With Sessions Eyeing Marijuana, Watch H.R. 975

Congressman Dana Rohrbacher’s appearance at High Times’ Cannabis Cup in 2016, posted here with permission from Roni Stetter

While the President’s position on marijuana remains hazy, Attorney General Jeff Sessions has made it quite clear that he has watched Reefer Madness over six thousand times, and may go after states that have legalized it. Medicinal users are currently protected under the Rohrbacher-Farr Amendment passed in 2014, which blocked the Department of Justice from messing with state medicinal laws. As the provision is included as part of a Congressional spending package, it needs to be re-authorized every year, and is currently set to expire on April 28th.

In light of this, and seeking a more expansive, permanent protection of pro-pot states, California Republican Congressman Dana Rohrbacher (CA48) introduced H.R. 975, the Respect State Marijuana Laws Act of 2017, with thirteen co-sponsors last month. As introduced to the House:

   To amend the Controlled Substances Act to provide for a new rule 
   regarding the application of the Act to marihuana, and for other 

    Be it enacted by the Senate and House of Representatives of the 
United States of America in Congress assembled,


    This Act may be cited as the ``Respect State Marijuana Laws Act of 


    Part G of the Controlled Substances Act (21 U.S.C. 801 et seq.) is 
amended by adding at the end the following:


    ``Notwithstanding any other provision of law, the provisions of 
this subchapter related to marihuana shall not apply to any person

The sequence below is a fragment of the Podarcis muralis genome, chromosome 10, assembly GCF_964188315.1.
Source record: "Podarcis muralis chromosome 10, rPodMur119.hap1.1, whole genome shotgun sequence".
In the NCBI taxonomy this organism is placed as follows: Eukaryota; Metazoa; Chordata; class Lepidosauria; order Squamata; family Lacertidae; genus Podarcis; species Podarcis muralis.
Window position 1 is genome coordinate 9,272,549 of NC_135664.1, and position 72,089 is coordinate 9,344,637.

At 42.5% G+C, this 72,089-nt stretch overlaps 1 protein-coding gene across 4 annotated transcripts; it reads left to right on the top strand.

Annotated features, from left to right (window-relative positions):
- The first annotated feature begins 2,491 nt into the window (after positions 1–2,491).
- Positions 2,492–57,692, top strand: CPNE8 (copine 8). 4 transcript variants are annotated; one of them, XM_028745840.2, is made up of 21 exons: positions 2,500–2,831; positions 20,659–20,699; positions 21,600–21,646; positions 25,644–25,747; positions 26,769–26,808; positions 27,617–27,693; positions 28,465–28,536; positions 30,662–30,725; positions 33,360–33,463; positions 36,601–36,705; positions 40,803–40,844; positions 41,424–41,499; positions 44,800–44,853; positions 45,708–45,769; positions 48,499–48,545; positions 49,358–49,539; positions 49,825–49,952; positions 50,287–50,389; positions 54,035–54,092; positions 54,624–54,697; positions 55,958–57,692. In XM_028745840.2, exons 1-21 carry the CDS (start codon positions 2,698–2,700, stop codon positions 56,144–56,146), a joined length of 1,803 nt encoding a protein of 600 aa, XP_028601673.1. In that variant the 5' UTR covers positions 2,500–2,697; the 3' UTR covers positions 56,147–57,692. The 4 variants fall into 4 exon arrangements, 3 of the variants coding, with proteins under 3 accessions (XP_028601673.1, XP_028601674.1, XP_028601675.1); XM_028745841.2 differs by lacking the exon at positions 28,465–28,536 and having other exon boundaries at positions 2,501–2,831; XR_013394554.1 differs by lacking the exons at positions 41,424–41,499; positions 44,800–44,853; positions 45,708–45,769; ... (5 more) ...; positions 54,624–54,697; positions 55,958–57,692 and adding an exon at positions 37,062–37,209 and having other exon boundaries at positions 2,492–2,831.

acting in compliance with State laws relating to the production, 
possession, distribution, dispensation, administration, or delivery of 

Co-sponsors of the bill include fellow Republicans Justin Amash (MI08), Don Young (AKAL), Ted Yoho (FL03), Tom McClintock (CA04), Duncan Hunter (CA50), Thomas Massie (KY04), Mike Coffman (CO06), and Democrats Steve Cohen (TN09), Mark Pocan (WI02), Earl Blumenauer (OR03), Dina Titus (NV01), Jared Polis (CO02), Barbara Lee (CA13), and Peter Welch (VTAL).

Twenty-eight states have legalized the drug for medicinal use, eight for recreational, including Massachusetts, California, and Maine, whose voters approved it just months ago. Unlike the Rohrbacher-Farr Amendment which focused on medical marijuana, this bill would offer protection to the states that have legalized it for recreational purposes as well.

The bill has been referred to both the House Judiciary and House Energy and Commerce Committees.

Representatives Blumenauer, Polis, Rohrbacher, and Young formed the Congressional Cannabis Caucus on February 16th.

Upon committee approval and a House vote, the bill will need to be approved by the Senate, currently controlled by Republicans. Earlier today, Cory Gardner came out against the recent tough talk on pot and told constituents he will defend the state’s current status quo.